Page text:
|Sketch of Fern by her daughter. |
From collection of Smith College.
Yet Fern craftily hides a deeper need that she would more explicitly demand in her later works, especially Ruth Hall, published four years later. In it, Fern sketches a profile of her model husband as ideal publisher. Significantly, his greatest virtue is respect of her economic autonomy by paying her a fair wage and not interfering with her writing or her relationships with her readers. What women wanted more than time to curl their hair and gossip is signaled in the first sentence of "The Model Husband": “His pocket-book is never empty when his wife calls for money.” In 1851, Fern was writing for the Olive Branch under a paltry wage and stringent editorial constraints compared to those of her later position under Robert Bonner of the New York Ledger. Thus she did not feel at liberty to dilate upon men’s economic domination of women in the public sphere until landing her position with Bonner years later. Her depiction of women’s wants in a man in this early column, therefore, tend to feed directly into the sexist stereotype of women as self-indulgent creatures with no desire to produce outside of the domestic sphere.
Although "The Model Husband" appears radical for the time, it only vaguely hints at the bold revolutionary battle Fern would wage in Ruth Hall for women’s right to become professionals in an otherwise male-dominated public market. In Ruth Hall, her concern is to revise the publisher’s business ethic to allow room for well-paid professional female authors. Such a pioneering ideological stand would have been instantly censored in the Olive Branch. Yet Fern does manage in "The Model Husband" to subvert the dominant ideology of the Cult of True Womanhood, especially according to Catharine Beecher’s Treatise on Domestic Economy (1846). Specifically, she inverts True Womanhood’s demand that women submissively self-sacrifice out of duty to their families by instead indulging middle class women’s forbidden urges—all of which are harmless and perfectly reasonable—that their conventional roles systematically deny.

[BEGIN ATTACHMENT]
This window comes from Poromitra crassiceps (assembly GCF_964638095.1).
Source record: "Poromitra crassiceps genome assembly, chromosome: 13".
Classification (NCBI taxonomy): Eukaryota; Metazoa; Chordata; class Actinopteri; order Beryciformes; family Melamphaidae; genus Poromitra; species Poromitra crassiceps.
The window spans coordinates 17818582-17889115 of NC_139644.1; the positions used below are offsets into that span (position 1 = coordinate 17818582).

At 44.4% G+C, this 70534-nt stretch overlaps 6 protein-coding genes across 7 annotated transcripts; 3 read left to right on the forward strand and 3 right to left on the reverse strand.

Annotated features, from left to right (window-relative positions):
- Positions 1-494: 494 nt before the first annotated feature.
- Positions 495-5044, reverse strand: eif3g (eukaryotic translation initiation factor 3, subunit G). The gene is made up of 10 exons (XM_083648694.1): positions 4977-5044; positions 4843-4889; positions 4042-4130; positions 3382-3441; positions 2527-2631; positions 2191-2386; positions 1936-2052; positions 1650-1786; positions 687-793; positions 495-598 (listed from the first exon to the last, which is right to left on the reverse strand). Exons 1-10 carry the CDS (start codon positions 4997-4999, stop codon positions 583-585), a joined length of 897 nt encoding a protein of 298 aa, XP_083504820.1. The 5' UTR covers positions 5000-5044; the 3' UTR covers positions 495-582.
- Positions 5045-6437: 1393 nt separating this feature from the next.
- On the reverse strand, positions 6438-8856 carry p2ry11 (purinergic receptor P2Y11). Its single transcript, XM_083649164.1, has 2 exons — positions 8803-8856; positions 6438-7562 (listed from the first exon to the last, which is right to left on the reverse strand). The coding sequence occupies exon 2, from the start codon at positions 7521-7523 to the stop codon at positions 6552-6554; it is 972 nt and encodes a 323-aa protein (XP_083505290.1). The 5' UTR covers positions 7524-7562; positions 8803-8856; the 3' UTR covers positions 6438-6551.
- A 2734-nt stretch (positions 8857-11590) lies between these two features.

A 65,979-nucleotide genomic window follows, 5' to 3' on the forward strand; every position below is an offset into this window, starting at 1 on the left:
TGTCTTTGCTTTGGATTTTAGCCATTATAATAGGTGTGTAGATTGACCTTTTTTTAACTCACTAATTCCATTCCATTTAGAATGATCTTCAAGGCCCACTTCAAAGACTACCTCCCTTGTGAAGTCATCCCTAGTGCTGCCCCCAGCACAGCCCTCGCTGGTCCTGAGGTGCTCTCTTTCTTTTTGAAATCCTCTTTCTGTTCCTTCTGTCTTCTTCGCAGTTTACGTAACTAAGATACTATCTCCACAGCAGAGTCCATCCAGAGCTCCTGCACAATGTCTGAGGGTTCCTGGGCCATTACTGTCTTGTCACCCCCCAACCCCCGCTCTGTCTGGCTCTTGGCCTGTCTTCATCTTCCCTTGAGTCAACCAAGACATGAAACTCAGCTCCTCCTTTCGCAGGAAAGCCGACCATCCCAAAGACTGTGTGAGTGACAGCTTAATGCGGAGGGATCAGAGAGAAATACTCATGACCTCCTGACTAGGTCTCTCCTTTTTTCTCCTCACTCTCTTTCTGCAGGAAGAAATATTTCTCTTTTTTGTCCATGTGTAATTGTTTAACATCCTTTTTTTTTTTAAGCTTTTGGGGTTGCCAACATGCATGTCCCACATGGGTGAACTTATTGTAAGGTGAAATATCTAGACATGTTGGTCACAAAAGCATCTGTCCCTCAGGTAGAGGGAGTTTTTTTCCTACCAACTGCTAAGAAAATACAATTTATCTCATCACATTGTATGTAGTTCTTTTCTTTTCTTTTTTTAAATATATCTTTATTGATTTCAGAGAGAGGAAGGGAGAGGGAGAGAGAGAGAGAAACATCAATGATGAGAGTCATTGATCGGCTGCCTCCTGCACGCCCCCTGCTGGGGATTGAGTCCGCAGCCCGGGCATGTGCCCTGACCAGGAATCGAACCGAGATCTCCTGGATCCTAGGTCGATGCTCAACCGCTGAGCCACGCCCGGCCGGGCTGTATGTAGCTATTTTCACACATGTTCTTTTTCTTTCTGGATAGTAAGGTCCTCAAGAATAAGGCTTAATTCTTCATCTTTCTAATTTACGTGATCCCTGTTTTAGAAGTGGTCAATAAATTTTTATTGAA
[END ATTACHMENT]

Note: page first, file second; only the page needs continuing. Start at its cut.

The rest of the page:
In crafting "The Model Husband," Fern thus expresses her complaints about the inadequacy of typical accepted male roles in the positive light of female fantasy rather than the polemic condemnations and diatribes she would frequently vent in her later Ledger columns. In Ruth Hall, she would savage former stingy and abusive employers like so many bad ex-husbands. The dark underside of "The Model Husband" is that Fern herself endured perhaps the worst marital nightmare imaginable. During her brief torturous second marriage, her husband Samuel Farrington chronically raped her, driving her to seek shelter in a hotel. Ironically, Fern had originally gravitated to him to assuage her financial needs since he was a model husband whose "pocket-book is never empty." The seeming panacea of the wealthy husband freely sharing his cash with his wife came at a great cost to Fern personally, and she would finally tell the full story of this aborted marriage in her second novel, Rose Clark. Thus her tone in "The Model Husband" remains genial if only to mask the lion she would unleash in her later works.
*David Dowling teaches in the English Department of the University of Iowa. He is the author of several books on 19th century writers, including Chasing the White Whale: The Moby-Dick Marathon; or, What Melville Means Today (University of Iowa Press, 2010) and the forthcoming Literary Partnerships and the Marketplace: Writers and Mentors in Nineteenth-Century America (to be released Fall 2011, Louisiana State University Press).